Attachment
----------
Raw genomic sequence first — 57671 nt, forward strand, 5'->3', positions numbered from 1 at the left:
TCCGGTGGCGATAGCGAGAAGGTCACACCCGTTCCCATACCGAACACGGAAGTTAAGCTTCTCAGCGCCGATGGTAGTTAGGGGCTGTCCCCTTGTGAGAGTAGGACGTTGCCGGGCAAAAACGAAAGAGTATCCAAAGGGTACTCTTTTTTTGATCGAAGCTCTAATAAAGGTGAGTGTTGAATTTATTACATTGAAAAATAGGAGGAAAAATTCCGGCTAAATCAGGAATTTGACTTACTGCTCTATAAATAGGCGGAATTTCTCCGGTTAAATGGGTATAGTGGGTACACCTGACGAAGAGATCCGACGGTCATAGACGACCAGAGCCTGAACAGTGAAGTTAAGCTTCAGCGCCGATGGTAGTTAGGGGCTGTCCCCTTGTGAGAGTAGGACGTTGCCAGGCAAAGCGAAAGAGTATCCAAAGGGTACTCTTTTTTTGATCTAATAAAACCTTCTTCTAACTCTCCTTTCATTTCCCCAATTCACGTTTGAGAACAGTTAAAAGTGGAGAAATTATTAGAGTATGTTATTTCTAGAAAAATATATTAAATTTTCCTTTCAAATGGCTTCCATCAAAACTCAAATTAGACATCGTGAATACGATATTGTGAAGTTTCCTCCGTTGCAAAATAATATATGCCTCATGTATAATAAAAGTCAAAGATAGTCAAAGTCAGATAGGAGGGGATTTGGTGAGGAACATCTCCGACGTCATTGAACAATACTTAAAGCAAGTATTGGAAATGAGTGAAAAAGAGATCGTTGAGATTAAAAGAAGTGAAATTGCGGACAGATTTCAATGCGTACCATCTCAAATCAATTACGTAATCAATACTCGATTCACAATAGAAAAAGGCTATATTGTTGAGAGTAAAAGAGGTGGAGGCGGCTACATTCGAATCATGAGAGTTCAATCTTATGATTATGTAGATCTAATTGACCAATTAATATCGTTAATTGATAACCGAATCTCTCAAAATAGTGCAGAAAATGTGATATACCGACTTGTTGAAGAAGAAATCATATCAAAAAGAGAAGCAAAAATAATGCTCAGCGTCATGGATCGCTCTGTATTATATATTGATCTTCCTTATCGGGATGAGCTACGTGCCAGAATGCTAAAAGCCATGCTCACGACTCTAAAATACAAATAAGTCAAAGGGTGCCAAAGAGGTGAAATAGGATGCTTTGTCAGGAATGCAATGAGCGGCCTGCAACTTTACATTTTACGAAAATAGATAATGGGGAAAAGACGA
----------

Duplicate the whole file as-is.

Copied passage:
Raw genomic sequence first — 57671 nt, forward strand, 5'->3', positions numbered from 1 at the left:
TCCGGTGGCGATAGCGAGAAGGTCACACCCGTTCCCATACCGAACACGGAAGTTAAGCTTCTCAGCGCCGATGGTAGTTAGGGGCTGTCCCCTTGTGAGAGTAGGACGTTGCCGGGCAAAAACGAAAGAGTATCCAAAGGGTACTCTTTTTTTGATCGAAGCTCTAATAAAGGTGAGTGTTGAATTTATTACATTGAAAAATAGGAGGAAAAATTCCGGCTAAATCAGGAATTTGACTTACTGCTCTATAAATAGGCGGAATTTCTCCGGTTAAATGGGTATAGTGGGTACACCTGACGAAGAGATCCGACGGTCATAGACGACCAGAGCCTGAACAGTGAAGTTAAGCTTCAGCGCCGATGGTAGTTAGGGGCTGTCCCCTTGTGAGAGTAGGACGTTGCCAGGCAAAGCGAAAGAGTATCCAAAGGGTACTCTTTTTTTGATCTAATAAAACCTTCTTCTAACTCTCCTTTCATTTCCCCAATTCACGTTTGAGAACAGTTAAAAGTGGAGAAATTATTAGAGTATGTTATTTCTAGAAAAATATATTAAATTTTCCTTTCAAATGGCTTCCATCAAAACTCAAATTAGACATCGTGAATACGATATTGTGAAGTTTCCTCCGTTGCAAAATAATATATGCCTCATGTATAATAAAAGTCAAAGATAGTCAAAGTCAGATAGGAGGGGATTTGGTGAGGAACATCTCCGACGTCATTGAACAATACTTAAAGCAAGTATTGGAAATGAGTGAAAAAGAGATCGTTGAGATTAAAAGAAGTGAAATTGCGGACAGATTTCAATGCGTACCATCTCAAATCAATTACGTAATCAATACTCGATTCACAATAGAAAAAGGCTATATTGTTGAGAGTAAAAGAGGTGGAGGCGGCTACATTCGAATCATGAGAGTTCAATCTTATGATTATGTAGATCTAATTGACCAATTAATATCGTTAATTGATAACCGAATCTCTCAAAATAGTGCAGAAAATGTGATATACCGACTTGTTGAAGAAGAAATCATATCAAAAAGAGAAGCAAAAATAATGCTCAGCGTCATGGATCGCTCTGTATTATATATTGATCTTCCTTATCGGGATGAGCTACGTGCCAGAATGCTAAAAGCCATGCTCACGACTCTAAAATACAAATAAGTCAAAGGGTGCCAAAGAGGTGAAATAGGATGCTTTGTCAGGAATGCAATGAGCGGCCTGCAACTTTACATTTTACGAAAATAGATAATGGGGAAAAGACGA